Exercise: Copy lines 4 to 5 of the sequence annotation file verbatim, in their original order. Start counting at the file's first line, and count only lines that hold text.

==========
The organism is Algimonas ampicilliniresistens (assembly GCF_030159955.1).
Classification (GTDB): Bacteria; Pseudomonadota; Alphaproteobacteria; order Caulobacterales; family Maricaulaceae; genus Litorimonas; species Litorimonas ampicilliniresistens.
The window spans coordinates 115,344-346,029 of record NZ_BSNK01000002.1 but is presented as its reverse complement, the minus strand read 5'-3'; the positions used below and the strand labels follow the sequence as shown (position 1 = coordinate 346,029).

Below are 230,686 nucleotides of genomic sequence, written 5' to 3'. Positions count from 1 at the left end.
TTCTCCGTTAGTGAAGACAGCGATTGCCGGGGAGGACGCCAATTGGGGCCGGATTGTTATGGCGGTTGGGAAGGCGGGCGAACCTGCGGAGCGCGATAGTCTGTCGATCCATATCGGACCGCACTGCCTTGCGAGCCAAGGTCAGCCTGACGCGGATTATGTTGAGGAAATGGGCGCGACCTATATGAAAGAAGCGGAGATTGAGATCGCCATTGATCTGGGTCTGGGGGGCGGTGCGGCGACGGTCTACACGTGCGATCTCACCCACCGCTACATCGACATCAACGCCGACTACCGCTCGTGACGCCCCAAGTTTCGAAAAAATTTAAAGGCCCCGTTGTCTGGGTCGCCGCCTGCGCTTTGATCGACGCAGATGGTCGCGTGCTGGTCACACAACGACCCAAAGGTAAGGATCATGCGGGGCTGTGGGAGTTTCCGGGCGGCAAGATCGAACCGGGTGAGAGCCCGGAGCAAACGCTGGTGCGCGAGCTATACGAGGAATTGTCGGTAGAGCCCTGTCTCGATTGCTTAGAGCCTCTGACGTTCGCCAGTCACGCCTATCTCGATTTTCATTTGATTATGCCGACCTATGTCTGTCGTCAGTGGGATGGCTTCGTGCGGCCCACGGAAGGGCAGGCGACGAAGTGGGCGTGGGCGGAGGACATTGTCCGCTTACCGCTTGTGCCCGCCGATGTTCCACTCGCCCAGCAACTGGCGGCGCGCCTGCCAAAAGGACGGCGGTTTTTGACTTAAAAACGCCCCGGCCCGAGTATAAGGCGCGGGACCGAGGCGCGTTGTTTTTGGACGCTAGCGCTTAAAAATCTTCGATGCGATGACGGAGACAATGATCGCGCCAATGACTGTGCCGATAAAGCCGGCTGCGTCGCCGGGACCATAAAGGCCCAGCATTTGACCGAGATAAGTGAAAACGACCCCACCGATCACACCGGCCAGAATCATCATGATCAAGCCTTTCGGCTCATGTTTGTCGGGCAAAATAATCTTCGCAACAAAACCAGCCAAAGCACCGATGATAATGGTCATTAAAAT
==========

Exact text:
Below are 230,686 nucleotides of genomic sequence, written 5' to 3'. Positions count from 1 at the left end.
TTCTCCGTTAGTGAAGACAGCGATTGCCGGGGAGGACGCCAATTGGGGCCGGATTGTTATGGCGGTTGGGAAGGCGGGCGAACCTGCGGAGCGCGATAGTCTGTCGATCCATATCGGACCGCACTGCCTTGCGAGCCAAGGTCAGCCTGACGCGGATTATGTTGAGGAAATGGGCGCGACCTATATGAAAGAAGCGGAGATTGAGATCGCCATTGATCTGGGTCTGGGGGGCGGTGCGGCGACGGTCTACACGTGCGATCTCACCCACCGCTACATCGACATCAACGCCGACTACCGCTCGTGACGCCCCAAGTTTCGAAAAAATTTAAAGGCCCCGTTGTCTGGGTCGCCGCCTGCGCTTTGATCGACGCAGATGGTCGCGTGCTGGTCACACAACGACCCAAAGGTAAGGATCATGCGGGGCTGTGGGAGTTTCCGGGCGGCAAGATCGAACCGGGTGAGAGCCCGGAGCAAACGCTGGTGCGCGAGCTATACGAGGAATTGTCGGTAGAGCCCTGTCTCGATTGCTTAGAGCCTCTGACGTTCGCCAGTCACGCCTATCTCGATTTTCATTTGATTATGCCGACCTATGTCTGTCGTCAGTGGGATGGCTTCGTGCGGCCCACGGAAGGGCAGGCGACGAAGTGGGCGTGGGCGGAGGACATTGTCCGCTTACCGCTTGTGCCCGCCGATGTTCCACTCGCCCAGCAACTGGCGGCGCGCCTGCCAAAAGGACGGCGGTTTTTGACTTAAAAACGCCCCGGCCCGAGTATAAGGCGCGGGACCGAGGCGCGTTGTTTTTGGACGCTAGCGCTTAAAAATCTTCGATGCGATGACGGAGACAATGATCGCGCCAATGACTGTGCCGATAAAGCCGGCTGCGTCGCCGGGACCATAAAGGCCCAGCATTTGACCGAGATAAGTGAAAACGACCCCACCGATCACACCGGCCAGAATCATCATGATCAAGCCTTTCGGCTCATGTTTGTCGGGCAAAATAATCTTCGCAACAAAACCAGCCAAAGCACCGATGATAATGGTCATTAAAAT